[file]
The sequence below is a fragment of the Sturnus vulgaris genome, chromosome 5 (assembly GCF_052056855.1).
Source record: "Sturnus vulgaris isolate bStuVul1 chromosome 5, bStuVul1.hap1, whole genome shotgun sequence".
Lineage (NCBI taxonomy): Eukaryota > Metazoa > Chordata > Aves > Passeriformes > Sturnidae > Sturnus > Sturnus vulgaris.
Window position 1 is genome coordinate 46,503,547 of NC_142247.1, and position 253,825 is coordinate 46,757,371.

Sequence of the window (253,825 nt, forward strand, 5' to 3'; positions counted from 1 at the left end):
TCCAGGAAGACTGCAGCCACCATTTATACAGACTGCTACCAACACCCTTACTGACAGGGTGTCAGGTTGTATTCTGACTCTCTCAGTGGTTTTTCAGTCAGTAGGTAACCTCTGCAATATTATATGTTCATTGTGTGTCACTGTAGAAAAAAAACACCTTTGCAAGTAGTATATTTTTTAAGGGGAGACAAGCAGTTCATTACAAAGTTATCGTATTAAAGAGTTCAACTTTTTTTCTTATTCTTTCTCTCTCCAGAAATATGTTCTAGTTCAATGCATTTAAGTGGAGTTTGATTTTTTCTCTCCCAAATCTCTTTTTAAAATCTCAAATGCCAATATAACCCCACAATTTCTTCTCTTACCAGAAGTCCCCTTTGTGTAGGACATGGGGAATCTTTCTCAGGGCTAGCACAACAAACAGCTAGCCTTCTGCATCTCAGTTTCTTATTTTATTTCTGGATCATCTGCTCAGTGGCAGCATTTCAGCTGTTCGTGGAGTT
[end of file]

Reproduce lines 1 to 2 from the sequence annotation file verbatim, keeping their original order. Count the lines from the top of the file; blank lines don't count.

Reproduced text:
The sequence below is a fragment of the Sturnus vulgaris genome, chromosome 5 (assembly GCF_052056855.1).
Source record: "Sturnus vulgaris isolate bStuVul1 chromosome 5, bStuVul1.hap1, whole genome shotgun sequence".